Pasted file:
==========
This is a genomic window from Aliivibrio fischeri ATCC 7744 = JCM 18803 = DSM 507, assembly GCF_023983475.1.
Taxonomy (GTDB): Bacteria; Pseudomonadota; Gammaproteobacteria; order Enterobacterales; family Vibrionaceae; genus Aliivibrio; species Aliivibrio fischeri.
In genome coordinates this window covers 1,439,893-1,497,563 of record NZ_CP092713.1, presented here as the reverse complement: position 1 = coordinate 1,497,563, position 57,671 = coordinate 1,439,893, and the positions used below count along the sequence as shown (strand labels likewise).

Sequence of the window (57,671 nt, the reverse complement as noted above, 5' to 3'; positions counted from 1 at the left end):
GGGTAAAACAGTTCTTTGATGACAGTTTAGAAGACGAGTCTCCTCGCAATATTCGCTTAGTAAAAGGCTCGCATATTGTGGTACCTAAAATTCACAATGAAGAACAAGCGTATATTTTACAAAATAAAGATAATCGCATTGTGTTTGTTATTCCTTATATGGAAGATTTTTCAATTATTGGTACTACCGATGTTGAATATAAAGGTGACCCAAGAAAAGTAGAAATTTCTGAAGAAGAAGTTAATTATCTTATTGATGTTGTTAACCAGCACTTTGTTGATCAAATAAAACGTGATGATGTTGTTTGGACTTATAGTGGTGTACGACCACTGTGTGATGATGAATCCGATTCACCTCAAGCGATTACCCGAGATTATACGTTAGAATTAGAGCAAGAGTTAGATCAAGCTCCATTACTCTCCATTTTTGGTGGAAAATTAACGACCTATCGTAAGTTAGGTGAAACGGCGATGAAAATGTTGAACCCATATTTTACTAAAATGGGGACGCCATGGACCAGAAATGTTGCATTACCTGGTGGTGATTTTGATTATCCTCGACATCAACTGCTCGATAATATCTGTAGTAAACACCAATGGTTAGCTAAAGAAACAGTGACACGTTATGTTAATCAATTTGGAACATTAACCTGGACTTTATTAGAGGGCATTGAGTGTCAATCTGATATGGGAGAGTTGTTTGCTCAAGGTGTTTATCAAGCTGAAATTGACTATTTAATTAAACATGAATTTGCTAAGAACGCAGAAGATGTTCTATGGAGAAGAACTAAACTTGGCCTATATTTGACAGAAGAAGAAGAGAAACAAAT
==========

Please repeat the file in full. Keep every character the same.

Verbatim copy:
This is a genomic window from Aliivibrio fischeri ATCC 7744 = JCM 18803 = DSM 507, assembly GCF_023983475.1.
Taxonomy (GTDB): Bacteria; Pseudomonadota; Gammaproteobacteria; order Enterobacterales; family Vibrionaceae; genus Aliivibrio; species Aliivibrio fischeri.
In genome coordinates this window covers 1,439,893-1,497,563 of record NZ_CP092713.1, presented here as the reverse complement: position 1 = coordinate 1,497,563, position 57,671 = coordinate 1,439,893, and the positions used below count along the sequence as shown (strand labels likewise).

Sequence of the window (57,671 nt, the reverse complement as noted above, 5' to 3'; positions counted from 1 at the left end):
GGGTAAAACAGTTCTTTGATGACAGTTTAGAAGACGAGTCTCCTCGCAATATTCGCTTAGTAAAAGGCTCGCATATTGTGGTACCTAAAATTCACAATGAAGAACAAGCGTATATTTTACAAAATAAAGATAATCGCATTGTGTTTGTTATTCCTTATATGGAAGATTTTTCAATTATTGGTACTACCGATGTTGAATATAAAGGTGACCCAAGAAAAGTAGAAATTTCTGAAGAAGAAGTTAATTATCTTATTGATGTTGTTAACCAGCACTTTGTTGATCAAATAAAACGTGATGATGTTGTTTGGACTTATAGTGGTGTACGACCACTGTGTGATGATGAATCCGATTCACCTCAAGCGATTACCCGAGATTATACGTTAGAATTAGAGCAAGAGTTAGATCAAGCTCCATTACTCTCCATTTTTGGTGGAAAATTAACGACCTATCGTAAGTTAGGTGAAACGGCGATGAAAATGTTGAACCCATATTTTACTAAAATGGGGACGCCATGGACCAGAAATGTTGCATTACCTGGTGGTGATTTTGATTATCCTCGACATCAACTGCTCGATAATATCTGTAGTAAACACCAATGGTTAGCTAAAGAAACAGTGACACGTTATGTTAATCAATTTGGAACATTAACCTGGACTTTATTAGAGGGCATTGAGTGTCAATCTGATATGGGAGAGTTGTTTGCTCAAGGTGTTTATCAAGCTGAAATTGACTATTTAATTAAACATGAATTTGCTAAGAACGCAGAAGATGTTCTATGGAGAAGAACTAAACTTGGCCTATATTTGACAGAAGAAGAAGAGAAACAAAT